Intuition, in Physicists and Biologists

Physicists thrive on generalizations. Biologists live in details. Physicists love simple models. Their training develops an intuition for separating what is essential from what is inessential and may be safely ignored. Biologists are uncomfortable with these pared down models. They are trained to appreciate and retain the wealth of subtle differences that comprise the diversity of life and its components. When they do adopt ideas from physics, models become protocols, rarely changed or reexamined.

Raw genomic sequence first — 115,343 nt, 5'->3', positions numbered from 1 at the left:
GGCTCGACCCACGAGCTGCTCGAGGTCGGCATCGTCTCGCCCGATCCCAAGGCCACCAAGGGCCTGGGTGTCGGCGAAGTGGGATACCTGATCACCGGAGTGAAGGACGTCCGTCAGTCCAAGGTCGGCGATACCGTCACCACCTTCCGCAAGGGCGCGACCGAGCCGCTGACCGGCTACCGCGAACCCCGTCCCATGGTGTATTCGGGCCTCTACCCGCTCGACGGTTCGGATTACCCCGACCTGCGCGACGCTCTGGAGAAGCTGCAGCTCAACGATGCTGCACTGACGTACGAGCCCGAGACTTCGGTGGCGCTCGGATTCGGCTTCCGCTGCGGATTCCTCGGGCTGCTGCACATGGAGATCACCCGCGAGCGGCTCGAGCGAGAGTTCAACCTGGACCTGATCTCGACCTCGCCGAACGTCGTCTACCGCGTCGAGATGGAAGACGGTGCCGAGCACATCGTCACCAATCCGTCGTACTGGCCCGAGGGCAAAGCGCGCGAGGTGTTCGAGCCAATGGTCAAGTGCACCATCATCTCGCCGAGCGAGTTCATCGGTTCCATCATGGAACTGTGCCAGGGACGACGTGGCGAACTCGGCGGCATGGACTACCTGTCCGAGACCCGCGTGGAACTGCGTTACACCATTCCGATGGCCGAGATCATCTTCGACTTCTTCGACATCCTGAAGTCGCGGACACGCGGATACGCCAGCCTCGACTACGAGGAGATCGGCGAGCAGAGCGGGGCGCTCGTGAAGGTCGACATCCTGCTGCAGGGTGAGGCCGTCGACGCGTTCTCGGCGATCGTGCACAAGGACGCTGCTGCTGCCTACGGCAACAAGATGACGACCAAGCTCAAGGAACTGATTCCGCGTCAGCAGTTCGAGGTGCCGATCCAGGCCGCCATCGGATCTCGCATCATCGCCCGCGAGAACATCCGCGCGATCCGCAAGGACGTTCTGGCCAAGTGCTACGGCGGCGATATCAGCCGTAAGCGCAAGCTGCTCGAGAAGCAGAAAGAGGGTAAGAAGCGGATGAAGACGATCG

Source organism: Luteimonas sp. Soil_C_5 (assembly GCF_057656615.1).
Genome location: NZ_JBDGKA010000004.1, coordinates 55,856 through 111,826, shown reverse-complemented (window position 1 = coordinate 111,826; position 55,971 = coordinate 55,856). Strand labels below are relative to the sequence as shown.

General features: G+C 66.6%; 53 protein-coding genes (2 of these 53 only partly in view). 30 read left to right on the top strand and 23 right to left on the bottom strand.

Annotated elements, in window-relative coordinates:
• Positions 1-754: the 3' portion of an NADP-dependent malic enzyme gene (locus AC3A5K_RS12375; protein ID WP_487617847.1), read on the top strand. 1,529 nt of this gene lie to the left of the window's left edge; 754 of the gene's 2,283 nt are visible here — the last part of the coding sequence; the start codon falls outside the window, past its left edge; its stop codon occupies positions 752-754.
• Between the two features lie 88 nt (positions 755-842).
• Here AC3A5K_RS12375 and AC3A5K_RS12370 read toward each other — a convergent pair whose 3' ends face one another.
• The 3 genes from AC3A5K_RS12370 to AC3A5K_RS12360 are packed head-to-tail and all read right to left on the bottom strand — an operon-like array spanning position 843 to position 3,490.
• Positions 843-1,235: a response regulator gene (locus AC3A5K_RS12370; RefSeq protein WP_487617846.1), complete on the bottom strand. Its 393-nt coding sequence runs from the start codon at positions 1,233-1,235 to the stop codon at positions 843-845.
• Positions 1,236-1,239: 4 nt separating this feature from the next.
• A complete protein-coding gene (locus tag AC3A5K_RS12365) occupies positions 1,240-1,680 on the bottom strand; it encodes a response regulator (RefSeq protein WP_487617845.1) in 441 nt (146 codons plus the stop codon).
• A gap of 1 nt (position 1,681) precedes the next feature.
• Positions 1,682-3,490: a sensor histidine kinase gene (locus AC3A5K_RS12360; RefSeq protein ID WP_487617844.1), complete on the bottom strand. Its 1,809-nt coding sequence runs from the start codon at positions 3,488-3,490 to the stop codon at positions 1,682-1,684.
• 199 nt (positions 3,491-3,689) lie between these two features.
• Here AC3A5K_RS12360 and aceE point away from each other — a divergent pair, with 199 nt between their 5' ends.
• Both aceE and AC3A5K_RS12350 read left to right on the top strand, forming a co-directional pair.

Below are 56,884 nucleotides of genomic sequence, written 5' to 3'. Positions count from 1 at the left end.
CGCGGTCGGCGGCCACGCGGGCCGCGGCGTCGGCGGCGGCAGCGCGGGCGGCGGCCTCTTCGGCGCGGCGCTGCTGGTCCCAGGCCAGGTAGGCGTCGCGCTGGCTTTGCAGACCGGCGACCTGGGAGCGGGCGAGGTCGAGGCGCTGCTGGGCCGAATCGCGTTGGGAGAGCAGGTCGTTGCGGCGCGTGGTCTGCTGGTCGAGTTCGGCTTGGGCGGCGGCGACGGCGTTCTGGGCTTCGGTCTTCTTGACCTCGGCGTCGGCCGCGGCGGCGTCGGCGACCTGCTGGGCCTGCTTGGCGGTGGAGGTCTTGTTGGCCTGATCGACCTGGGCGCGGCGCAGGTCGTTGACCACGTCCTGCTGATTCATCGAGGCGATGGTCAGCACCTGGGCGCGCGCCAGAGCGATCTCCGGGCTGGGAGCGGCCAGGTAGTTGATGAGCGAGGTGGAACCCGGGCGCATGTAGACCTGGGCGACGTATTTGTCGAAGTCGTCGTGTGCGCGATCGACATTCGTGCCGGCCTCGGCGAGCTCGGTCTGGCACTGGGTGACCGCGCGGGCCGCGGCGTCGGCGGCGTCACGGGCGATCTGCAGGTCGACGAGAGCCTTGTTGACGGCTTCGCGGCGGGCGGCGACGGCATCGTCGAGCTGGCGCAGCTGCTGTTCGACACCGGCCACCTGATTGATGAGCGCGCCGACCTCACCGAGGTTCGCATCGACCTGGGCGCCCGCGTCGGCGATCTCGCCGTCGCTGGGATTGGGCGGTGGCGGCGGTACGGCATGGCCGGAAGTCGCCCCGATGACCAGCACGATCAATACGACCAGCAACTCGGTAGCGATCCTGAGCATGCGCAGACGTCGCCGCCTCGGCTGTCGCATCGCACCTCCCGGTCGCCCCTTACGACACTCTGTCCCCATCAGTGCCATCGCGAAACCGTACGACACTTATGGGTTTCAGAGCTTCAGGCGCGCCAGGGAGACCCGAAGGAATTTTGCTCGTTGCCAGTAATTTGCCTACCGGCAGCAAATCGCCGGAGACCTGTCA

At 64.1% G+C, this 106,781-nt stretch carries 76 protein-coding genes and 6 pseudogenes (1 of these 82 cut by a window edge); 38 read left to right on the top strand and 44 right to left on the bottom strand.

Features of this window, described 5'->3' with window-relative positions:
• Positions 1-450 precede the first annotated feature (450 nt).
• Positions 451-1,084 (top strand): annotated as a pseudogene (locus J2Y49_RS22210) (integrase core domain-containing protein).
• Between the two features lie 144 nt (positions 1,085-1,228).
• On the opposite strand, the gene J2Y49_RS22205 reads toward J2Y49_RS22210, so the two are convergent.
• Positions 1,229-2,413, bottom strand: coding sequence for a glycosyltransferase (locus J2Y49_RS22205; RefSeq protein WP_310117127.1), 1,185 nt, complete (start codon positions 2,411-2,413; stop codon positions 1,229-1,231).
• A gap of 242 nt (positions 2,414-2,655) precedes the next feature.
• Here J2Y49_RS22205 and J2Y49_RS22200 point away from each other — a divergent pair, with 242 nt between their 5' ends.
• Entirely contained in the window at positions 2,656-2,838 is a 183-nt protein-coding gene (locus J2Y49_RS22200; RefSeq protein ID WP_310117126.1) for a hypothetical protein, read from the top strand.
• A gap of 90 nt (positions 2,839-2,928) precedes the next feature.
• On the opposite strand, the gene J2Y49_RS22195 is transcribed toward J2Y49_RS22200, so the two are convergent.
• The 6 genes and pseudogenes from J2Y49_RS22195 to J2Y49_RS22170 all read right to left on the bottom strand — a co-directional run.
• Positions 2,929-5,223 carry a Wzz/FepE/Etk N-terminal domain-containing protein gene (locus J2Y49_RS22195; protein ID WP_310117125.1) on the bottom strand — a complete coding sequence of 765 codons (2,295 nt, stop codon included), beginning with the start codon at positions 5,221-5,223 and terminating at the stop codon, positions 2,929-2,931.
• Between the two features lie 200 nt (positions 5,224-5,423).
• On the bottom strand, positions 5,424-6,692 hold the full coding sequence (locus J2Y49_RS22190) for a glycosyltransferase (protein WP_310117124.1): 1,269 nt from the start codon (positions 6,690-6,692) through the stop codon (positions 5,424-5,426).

Thus goes the physicist’s side of the story, as I have heard it and echoed it. But what about the biologist’s side? Professor Robijn Bruinsma offered one this morning over breakfast. Biologists draw their intuition from evolution. For example, to get a feeling for the form and function of a protein, they consider its evolutionary relatives.

If a physicist wants to know what you’ll do tomorrow, he’ll sit you down and ask you many questions. If a biologist wants to know your what you’ll do tomorrow, he’ll find out what you did yesterday and the day before, and he’ll go around asking your friends about their plans. It’s not a perfect strategy, but it usually works.